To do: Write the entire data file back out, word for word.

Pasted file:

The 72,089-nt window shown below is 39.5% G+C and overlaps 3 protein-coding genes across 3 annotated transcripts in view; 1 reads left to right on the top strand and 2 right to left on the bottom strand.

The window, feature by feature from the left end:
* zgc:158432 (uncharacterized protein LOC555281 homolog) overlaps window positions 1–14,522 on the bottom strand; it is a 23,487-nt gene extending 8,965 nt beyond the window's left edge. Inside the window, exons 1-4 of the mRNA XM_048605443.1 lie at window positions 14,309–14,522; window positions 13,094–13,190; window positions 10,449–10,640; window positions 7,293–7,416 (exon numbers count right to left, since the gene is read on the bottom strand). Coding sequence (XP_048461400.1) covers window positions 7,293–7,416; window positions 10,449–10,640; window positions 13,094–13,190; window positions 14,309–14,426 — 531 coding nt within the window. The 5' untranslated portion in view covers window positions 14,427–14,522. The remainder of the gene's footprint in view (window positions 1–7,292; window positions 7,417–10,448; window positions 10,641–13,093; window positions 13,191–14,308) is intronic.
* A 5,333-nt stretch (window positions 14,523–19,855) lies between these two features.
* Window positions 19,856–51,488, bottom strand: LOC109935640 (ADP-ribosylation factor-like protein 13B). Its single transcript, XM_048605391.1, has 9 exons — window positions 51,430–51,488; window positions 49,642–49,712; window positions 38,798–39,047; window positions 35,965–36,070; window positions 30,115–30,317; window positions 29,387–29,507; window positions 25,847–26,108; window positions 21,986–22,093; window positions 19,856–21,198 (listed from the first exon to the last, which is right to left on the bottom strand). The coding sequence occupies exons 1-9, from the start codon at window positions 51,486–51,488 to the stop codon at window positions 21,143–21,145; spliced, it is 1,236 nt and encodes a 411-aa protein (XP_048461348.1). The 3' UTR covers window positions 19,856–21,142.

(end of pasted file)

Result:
The 72,089-nt window shown below is 39.5% G+C and overlaps 3 protein-coding genes across 3 annotated transcripts in view; 1 reads left to right on the top strand and 2 right to left on the bottom strand.

The window, feature by feature from the left end:
* zgc:158432 (uncharacterized protein LOC555281 homolog) overlaps window positions 1–14,522 on the bottom strand; it is a 23,487-nt gene extending 8,965 nt beyond the window's left edge. Inside the window, exons 1-4 of the mRNA XM_048605443.1 lie at window positions 14,309–14,522; window positions 13,094–13,190; window positions 10,449–10,640; window positions 7,293–7,416 (exon numbers count right to left, since the gene is read on the bottom strand). Coding sequence (XP_048461400.1) covers window positions 7,293–7,416; window positions 10,449–10,640; window positions 13,094–13,190; window positions 14,309–14,426 — 531 coding nt within the window. The 5' untranslated portion in view covers window positions 14,427–14,522. The remainder of the gene's footprint in view (window positions 1–7,292; window positions 7,417–10,448; window positions 10,641–13,093; window positions 13,191–14,308) is intronic.
* A 5,333-nt stretch (window positions 14,523–19,855) lies between these two features.
* Window positions 19,856–51,488, bottom strand: LOC109935640 (ADP-ribosylation factor-like protein 13B). Its single transcript, XM_048605391.1, has 9 exons — window positions 51,430–51,488; window positions 49,642–49,712; window positions 38,798–39,047; window positions 35,965–36,070; window positions 30,115–30,317; window positions 29,387–29,507; window positions 25,847–26,108; window positions 21,986–22,093; window positions 19,856–21,198 (listed from the first exon to the last, which is right to left on the bottom strand). The coding sequence occupies exons 1-9, from the start codon at window positions 51,486–51,488 to the stop codon at window positions 21,143–21,145; spliced, it is 1,236 nt and encodes a 411-aa protein (XP_048461348.1). The 3' UTR covers window positions 19,856–21,142.